Push for regional settlement of migrants
The federal government is considering encouraging migrant workers to settle in regional cities to tackle housing affordability at property hot-spots like Sydney and Melbourne, Immigration Minister Peter Dutton has confirmed.
The putative move comes after Treasurer Scott Morrison has made tackling housing affordability the centerpiece of the May 9 budget.
Mr Dutton told media that lot of work has been done between his department and Treasury and Finance to investigate the economic impact of people settling in Sydney or Melbourne in terms in terms of infrastructure and housing supply.
“And there are ways that we are looking at, that we might be able to provide support to people, to choose a regional city for example, if there’s work there,” Mr Dutton said last week.
He said the migration intake should be driven by what’s in the national interest and that the numbers fluctuate in tandem with the economy as demand for foreign labour will wax and wane.
Mr Dutton said that most migrants chose to go to capital cities because they’re either chasing work, or they’ve got family, or an expat community there.
“The argument is how could we marry them up with regional communities, where there is a supply of work, where there is an ability to send kids to school and to be a part of community,” he said.
“Living in regional towns is a great way to raise a family, great way to be involved more intimately in the life of that community and housing and cost of living otherwise has the potential to be much cheaper than living in a capital city,” Mr Dutton said.
When asked if Australia should reduce migrant intake to handle housing affordability issue, Minister of Immigration Peter Dutton said, “our migration intake should be driven by what’s in our national interest”.
One successful example of regional settlement can be found at Nhill, in western Victoria, where a program to settle refugees has added more almost 100 jobs and more than $40 million to the local economy,
A study into the settlement program has revealed the benefits of embedding refugee communities in regional Australia.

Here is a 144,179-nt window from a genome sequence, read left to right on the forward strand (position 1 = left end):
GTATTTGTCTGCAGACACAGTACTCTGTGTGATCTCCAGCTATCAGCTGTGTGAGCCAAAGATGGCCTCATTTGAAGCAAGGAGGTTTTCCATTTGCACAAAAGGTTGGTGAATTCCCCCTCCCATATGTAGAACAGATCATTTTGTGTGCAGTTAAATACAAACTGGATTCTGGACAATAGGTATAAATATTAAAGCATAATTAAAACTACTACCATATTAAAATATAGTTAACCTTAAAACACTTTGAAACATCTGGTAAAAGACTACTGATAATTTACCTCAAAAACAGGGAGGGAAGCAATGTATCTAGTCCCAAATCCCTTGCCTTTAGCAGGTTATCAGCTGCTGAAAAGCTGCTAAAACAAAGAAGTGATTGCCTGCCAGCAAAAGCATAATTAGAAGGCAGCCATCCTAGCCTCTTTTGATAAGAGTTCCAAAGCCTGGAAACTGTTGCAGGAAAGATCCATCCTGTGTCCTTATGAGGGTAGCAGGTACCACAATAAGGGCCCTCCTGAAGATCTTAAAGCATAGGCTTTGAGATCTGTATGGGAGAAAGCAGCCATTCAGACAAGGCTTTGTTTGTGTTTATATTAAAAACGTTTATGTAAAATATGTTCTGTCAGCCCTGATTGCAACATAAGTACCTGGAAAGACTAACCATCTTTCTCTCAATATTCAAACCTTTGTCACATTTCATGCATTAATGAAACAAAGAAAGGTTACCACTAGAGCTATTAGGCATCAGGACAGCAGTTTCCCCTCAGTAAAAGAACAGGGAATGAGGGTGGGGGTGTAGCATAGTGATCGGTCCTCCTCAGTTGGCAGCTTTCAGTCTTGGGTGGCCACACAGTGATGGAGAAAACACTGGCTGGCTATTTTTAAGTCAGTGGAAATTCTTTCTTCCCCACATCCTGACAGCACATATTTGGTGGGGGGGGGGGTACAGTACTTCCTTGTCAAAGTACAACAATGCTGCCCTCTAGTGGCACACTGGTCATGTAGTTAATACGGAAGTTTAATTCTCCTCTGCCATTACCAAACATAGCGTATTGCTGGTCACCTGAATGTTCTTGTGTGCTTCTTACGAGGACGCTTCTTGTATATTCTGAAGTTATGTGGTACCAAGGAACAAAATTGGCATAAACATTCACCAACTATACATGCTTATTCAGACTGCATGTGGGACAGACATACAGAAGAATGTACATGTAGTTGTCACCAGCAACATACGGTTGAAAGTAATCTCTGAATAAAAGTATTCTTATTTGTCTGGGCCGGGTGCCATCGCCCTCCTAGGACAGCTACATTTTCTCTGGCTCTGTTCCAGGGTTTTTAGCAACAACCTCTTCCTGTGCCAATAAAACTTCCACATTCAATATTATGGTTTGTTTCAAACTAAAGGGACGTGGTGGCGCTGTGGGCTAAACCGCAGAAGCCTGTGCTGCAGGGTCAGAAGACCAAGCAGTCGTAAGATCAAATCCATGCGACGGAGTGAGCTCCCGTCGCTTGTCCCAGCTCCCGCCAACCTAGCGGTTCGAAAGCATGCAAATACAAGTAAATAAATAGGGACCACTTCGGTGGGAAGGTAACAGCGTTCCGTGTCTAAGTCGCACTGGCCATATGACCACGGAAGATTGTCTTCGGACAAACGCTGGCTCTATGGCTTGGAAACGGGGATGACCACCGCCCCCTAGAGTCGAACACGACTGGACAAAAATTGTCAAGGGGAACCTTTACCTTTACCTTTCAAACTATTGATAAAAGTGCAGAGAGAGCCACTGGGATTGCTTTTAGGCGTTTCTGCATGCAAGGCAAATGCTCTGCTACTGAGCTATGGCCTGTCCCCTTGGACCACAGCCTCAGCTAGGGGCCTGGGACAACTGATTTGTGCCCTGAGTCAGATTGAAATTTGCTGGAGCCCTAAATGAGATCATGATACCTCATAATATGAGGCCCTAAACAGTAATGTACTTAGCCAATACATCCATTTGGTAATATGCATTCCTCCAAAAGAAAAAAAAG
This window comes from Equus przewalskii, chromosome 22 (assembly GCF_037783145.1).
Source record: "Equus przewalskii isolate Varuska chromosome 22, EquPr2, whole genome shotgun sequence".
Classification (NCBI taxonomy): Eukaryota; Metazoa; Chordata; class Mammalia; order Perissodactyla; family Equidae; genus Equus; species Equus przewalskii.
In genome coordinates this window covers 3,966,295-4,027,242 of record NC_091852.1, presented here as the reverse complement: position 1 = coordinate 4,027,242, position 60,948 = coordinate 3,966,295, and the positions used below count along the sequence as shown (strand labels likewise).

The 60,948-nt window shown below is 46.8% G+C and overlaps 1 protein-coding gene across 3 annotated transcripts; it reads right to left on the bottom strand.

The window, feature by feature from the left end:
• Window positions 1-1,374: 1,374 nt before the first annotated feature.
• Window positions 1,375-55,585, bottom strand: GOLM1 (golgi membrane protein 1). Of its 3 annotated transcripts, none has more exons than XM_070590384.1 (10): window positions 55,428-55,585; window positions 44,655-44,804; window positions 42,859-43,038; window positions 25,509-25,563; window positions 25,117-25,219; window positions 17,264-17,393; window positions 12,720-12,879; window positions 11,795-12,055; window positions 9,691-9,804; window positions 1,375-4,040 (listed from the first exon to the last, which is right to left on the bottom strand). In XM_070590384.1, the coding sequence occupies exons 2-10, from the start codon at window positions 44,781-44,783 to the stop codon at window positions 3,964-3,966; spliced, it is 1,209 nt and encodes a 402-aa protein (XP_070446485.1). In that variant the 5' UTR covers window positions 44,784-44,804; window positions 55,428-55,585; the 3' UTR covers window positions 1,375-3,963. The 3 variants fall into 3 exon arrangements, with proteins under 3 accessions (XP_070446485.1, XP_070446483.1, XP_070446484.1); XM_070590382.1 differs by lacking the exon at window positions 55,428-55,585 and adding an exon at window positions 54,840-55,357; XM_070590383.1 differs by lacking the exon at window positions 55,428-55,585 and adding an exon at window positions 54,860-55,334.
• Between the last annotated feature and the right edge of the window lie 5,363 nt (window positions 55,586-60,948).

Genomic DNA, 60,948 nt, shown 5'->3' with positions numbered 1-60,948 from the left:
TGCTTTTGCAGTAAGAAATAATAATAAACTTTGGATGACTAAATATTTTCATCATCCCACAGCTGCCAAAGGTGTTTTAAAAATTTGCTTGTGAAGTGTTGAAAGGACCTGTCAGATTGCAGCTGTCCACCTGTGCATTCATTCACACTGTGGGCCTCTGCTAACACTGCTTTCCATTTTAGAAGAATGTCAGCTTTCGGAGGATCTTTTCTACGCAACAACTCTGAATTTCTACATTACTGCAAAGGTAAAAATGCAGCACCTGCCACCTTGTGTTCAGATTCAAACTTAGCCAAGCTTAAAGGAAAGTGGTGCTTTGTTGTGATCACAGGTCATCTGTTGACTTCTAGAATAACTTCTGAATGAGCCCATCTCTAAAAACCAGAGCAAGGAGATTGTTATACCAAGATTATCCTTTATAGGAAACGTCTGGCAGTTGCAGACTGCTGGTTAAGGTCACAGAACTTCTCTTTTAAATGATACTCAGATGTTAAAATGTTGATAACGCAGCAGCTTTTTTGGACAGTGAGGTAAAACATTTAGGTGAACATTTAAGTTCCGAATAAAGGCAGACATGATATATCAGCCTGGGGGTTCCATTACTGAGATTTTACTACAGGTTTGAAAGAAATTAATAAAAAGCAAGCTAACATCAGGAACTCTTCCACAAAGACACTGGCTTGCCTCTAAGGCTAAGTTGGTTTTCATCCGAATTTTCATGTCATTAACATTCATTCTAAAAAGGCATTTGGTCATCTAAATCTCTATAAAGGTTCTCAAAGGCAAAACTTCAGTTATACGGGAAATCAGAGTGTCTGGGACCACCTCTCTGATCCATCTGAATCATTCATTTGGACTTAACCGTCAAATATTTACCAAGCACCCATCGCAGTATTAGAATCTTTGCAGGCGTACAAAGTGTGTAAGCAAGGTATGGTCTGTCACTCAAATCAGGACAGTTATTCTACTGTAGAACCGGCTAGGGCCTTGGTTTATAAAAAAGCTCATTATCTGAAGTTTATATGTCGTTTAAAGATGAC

Since early 2010 about 200 Karen refugees from Burma have been resettled at Nhill, a relatively isolated agricultural town, in north-western Victoria, initially to take up jobs at a local poultry producer.
The study into the economic and social impact of the resettlement, carried out by Deloitte Access Economics and settlement agency AMES Australia, has found the program produced significant economic and social benefits.
Over five years 70.5 full time jobs were created, representing a three per cent increase in total employment across the district, and $41.5 million was added to the Gross Regional Product.
Since the report was completed, another 27 jobs have been created in and around Nhill and there are now 35 Karen children in local schools.
The study, titled Small towns Big returns – Economic and social impact of the Karen resettlement in Nhill, found that like many other regional towns Nhill faced a declining working-age population and the resultant loss of services and amenities and the flow-on implications for the economic and social prosperity of the town.
It found that a declining population in the town and a very low unemployment rate were key factors in the resettlement.
“In particular there was a need for labour to support expansion of Luv-a-Duck, the largest local business, and driven by a combination of economic and humanitarian motivations, Luv-a-Duck management identified the Karen as potential employees,” the report said.
“Through a staged recruitment and resettlement process, the Karen community now comprises approximately 10 per cent of the Nhill population, including significant numbers of working age adults and families with young children. Furthermore, labour force participation linked to this population increase is high.
“Fifty-four Karen are directly employed in Luv-a-Duck, and seven employed in businesses that supply Luv-a-Duck. Beyond this, the increased population has enabled the creation and filling of additional jobs across a number of broader community businesses and services,” the report said.
The study also identified significant social outcomes stemming from the resettlement program, including: the arrest of population decline; revitalised local services and increased government funding; and, an increase in social capital across both communities.
AMES Australia Senior Journalist